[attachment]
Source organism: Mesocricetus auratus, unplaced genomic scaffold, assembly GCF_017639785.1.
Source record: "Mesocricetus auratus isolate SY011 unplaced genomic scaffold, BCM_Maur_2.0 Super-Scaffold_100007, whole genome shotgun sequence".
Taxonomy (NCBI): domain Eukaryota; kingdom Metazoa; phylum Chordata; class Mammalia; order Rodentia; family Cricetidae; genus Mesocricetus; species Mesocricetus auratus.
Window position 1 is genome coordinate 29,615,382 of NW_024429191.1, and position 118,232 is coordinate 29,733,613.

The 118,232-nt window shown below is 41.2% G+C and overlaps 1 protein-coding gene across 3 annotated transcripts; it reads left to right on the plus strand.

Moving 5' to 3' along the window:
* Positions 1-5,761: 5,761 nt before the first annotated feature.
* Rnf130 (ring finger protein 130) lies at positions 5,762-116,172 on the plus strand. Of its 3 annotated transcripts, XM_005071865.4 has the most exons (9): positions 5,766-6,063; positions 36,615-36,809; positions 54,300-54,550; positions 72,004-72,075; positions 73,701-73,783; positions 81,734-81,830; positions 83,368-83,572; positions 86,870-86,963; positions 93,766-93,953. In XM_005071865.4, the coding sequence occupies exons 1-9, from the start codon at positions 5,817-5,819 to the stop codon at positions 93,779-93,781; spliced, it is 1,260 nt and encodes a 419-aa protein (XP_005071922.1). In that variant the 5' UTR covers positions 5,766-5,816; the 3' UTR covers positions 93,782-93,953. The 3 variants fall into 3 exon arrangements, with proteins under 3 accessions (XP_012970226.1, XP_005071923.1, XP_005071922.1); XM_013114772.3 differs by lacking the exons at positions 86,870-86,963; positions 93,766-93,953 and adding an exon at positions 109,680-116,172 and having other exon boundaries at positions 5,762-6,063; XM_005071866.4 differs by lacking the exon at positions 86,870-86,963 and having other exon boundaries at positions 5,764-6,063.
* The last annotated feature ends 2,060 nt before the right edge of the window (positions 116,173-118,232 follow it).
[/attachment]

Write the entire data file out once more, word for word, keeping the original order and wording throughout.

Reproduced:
Source organism: Mesocricetus auratus, unplaced genomic scaffold, assembly GCF_017639785.1.
Source record: "Mesocricetus auratus isolate SY011 unplaced genomic scaffold, BCM_Maur_2.0 Super-Scaffold_100007, whole genome shotgun sequence".
Taxonomy (NCBI): domain Eukaryota; kingdom Metazoa; phylum Chordata; class Mammalia; order Rodentia; family Cricetidae; genus Mesocricetus; species Mesocricetus auratus.
Window position 1 is genome coordinate 29,615,382 of NW_024429191.1, and position 118,232 is coordinate 29,733,613.

The 118,232-nt window shown below is 41.2% G+C and overlaps 1 protein-coding gene across 3 annotated transcripts; it reads left to right on the plus strand.

Moving 5' to 3' along the window:
* Positions 1-5,761: 5,761 nt before the first annotated feature.
* Rnf130 (ring finger protein 130) lies at positions 5,762-116,172 on the plus strand. Of its 3 annotated transcripts, XM_005071865.4 has the most exons (9): positions 5,766-6,063; positions 36,615-36,809; positions 54,300-54,550; positions 72,004-72,075; positions 73,701-73,783; positions 81,734-81,830; positions 83,368-83,572; positions 86,870-86,963; positions 93,766-93,953. In XM_005071865.4, the coding sequence occupies exons 1-9, from the start codon at positions 5,817-5,819 to the stop codon at positions 93,779-93,781; spliced, it is 1,260 nt and encodes a 419-aa protein (XP_005071922.1). In that variant the 5' UTR covers positions 5,766-5,816; the 3' UTR covers positions 93,782-93,953. The 3 variants fall into 3 exon arrangements, with proteins under 3 accessions (XP_012970226.1, XP_005071923.1, XP_005071922.1); XM_013114772.3 differs by lacking the exons at positions 86,870-86,963; positions 93,766-93,953 and adding an exon at positions 109,680-116,172 and having other exon boundaries at positions 5,762-6,063; XM_005071866.4 differs by lacking the exon at positions 86,870-86,963 and having other exon boundaries at positions 5,764-6,063.
* The last annotated feature ends 2,060 nt before the right edge of the window (positions 116,173-118,232 follow it).